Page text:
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Rome Sights to See - The Spanish Steps

Though the name may not be entirely accurate (they were built by the French), the Spanish Steps, or Spanish Stairs, of Rome deliver true delight to visitors of any nationality. Some will say, "Oh, they are just stairs". But, as any visitor to Rome knows, it is not just that they are a way to get from the Villa Mèdici to the Piazza di Spagna  After all, it's how you get there that counts as much as the destination, and few ways are as famous as the Spanish Steps..

Constructed between 1723 and 1725 the Spanish Steps, or Scalinata di Spagna, are 137 steps arrayed near the Piazza di Spagna - a triangular outdoor plaza and one of Rome's most frequently visited tourist destinations.

These dark, lovely steps, elegantly winding up a moderate graded hill, connect some of the most active and delightful areas to be found in Rome. In addition to being a way between sights to see in Rome, they are beautiful to see all on their own. A pleasure anytime of year, they are especially wonderful in Spring when the city festoons the area with azaleas from its many municipal greenhouses.

Then, they are alive with flowers, people and the hint of the warm summer to come. In Summer, Rome can be hot, in the mid-80s, the heat lingering even into late October.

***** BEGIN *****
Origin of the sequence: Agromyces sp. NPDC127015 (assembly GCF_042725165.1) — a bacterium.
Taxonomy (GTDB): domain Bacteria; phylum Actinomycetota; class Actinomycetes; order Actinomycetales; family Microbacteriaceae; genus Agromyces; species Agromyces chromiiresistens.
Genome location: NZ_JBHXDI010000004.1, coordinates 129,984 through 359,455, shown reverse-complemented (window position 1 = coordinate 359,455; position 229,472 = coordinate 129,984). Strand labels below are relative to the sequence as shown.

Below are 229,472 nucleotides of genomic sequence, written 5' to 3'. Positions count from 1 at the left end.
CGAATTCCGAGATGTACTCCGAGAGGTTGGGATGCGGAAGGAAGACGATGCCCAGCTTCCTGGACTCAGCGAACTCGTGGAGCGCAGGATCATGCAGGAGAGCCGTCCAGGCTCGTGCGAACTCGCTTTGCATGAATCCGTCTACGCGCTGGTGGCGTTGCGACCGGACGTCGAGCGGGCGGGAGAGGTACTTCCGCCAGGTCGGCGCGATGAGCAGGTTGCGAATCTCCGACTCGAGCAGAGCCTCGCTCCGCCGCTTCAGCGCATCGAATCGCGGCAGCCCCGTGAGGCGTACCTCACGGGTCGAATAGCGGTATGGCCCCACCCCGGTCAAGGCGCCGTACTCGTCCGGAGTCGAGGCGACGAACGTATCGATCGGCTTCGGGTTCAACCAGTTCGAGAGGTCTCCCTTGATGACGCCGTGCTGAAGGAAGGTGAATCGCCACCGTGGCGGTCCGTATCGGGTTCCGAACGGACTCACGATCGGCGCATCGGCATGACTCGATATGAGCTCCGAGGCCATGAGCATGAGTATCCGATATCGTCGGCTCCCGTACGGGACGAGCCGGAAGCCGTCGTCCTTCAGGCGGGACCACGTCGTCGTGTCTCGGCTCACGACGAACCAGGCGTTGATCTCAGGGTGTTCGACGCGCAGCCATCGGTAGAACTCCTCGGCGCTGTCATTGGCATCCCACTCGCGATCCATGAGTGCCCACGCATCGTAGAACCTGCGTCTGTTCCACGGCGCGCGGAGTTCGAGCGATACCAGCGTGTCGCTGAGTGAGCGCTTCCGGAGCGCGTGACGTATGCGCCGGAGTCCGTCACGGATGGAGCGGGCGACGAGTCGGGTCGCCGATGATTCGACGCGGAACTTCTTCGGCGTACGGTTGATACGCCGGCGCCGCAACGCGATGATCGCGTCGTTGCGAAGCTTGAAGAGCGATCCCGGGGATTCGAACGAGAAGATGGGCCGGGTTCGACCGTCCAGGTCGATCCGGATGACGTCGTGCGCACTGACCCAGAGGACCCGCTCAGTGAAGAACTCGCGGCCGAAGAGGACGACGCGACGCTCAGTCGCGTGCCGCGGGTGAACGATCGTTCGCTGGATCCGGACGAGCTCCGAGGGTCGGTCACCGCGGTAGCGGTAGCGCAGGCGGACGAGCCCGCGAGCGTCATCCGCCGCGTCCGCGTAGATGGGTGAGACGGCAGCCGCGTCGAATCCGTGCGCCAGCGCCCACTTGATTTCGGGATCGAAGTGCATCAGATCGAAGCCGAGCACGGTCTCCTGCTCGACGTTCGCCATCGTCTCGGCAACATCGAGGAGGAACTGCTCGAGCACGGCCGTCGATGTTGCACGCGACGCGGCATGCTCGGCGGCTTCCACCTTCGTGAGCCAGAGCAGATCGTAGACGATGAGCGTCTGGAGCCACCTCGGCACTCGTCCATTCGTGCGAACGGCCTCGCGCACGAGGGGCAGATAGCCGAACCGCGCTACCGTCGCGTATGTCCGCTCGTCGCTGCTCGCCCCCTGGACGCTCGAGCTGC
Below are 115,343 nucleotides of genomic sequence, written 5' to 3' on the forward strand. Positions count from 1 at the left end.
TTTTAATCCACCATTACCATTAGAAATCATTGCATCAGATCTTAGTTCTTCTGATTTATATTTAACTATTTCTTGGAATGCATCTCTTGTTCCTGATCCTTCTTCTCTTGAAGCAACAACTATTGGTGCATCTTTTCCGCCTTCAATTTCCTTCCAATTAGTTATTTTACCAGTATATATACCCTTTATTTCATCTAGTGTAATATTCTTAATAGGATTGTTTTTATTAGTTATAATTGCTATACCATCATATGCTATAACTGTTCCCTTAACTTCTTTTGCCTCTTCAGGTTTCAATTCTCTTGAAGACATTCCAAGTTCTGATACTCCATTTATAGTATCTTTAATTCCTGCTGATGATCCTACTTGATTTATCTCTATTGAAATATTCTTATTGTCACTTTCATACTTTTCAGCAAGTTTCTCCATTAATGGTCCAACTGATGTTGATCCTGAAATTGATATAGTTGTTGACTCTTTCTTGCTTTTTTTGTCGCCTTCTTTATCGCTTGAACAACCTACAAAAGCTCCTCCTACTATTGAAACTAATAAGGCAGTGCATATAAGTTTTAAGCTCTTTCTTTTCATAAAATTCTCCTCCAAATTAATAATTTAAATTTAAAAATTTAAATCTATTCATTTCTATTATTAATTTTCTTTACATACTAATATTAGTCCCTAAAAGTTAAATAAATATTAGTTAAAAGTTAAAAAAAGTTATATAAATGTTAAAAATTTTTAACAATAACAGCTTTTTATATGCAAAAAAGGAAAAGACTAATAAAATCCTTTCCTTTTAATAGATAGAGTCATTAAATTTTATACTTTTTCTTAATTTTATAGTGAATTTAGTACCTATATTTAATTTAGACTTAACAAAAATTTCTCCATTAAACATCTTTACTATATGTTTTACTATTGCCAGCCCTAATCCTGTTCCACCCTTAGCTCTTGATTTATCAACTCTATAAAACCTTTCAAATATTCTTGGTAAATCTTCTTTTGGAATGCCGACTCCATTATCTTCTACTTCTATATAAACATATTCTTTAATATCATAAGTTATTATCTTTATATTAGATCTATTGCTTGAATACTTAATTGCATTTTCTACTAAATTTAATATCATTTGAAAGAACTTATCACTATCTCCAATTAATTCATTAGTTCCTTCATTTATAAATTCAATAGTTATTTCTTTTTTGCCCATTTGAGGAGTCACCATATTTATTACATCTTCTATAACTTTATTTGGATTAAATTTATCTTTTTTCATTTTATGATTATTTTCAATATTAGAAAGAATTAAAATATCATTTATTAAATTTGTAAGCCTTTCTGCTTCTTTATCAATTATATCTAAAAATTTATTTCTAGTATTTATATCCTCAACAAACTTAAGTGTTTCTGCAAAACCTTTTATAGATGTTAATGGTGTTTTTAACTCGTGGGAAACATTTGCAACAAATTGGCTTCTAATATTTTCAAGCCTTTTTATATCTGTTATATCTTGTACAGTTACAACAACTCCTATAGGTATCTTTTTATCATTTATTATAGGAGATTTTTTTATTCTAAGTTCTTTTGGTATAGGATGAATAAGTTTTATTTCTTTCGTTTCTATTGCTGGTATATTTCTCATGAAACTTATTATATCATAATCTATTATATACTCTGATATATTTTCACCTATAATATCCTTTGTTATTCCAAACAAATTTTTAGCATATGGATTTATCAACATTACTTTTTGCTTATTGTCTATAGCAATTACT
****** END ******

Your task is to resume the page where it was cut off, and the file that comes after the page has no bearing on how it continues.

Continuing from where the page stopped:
Nearby are some of Rome's most upscale boutiques and dozens of restaurants, shops and sidewalk cafes. The steps themselves used to be a favorite place to rest and have a small lunch, though that is now forbidden.

Naturally, Rome being Rome, that particular law is often ignored.

At the bottom of the steps is the La Barcaccia fountain (Fountain of the Old Boat), one of Bernini's many great outdoor works in the Eternal City. In the center is a sculpture of a ship that may have been designed by his son, Gian Lorenzo. Commissioned by Pope Urbano VIII Barberini in 1627, the water flows outward through "leaks" in the ship.

While you are at that end, stop in and see the Keats-Shelley Memorial House. Then have something cool to drink in one of the numerous bars before starting your climb.

As you travel up the landmark, you will find three large flat areas on which to rest and people-watch, shop or eat. At the top, be sure to look back and admire the stunning view before continuing on to the Church of Trinta dei Monti.

More formally known as the Santissima Trinita al Monte Pincio, its construction began in 1502 but continued for almost two centuries. Built in the late Gothic style, the facade is neo-classical. Outside there's an obelisk, one of Rome's many instances of this Egyptian-style sculpture, first brought to Rome around the 3rd century AD.

Only a couple of blocks away is the infamous Via Veneto where many an Italian girl, and mature woman, has been ogled and pinched in the 1950s. Today, the area is tamer but no less interesting. It is full of shops, restaurants and beautiful examples of Rome's architecture, old and new.

No visit to Rome would be complete without visiting this landmark of Rome. Though created by the French, and named for the long-gone 18th century Spanish Embassy to the Vatican, the Spanish Steps is an international delight to all.

Sightseeing, Tours, Attractions and Things to do in Rome - The Spanish Steps

Rome the Eternal City



Page Created 2:55 PM Friday 12/2/2011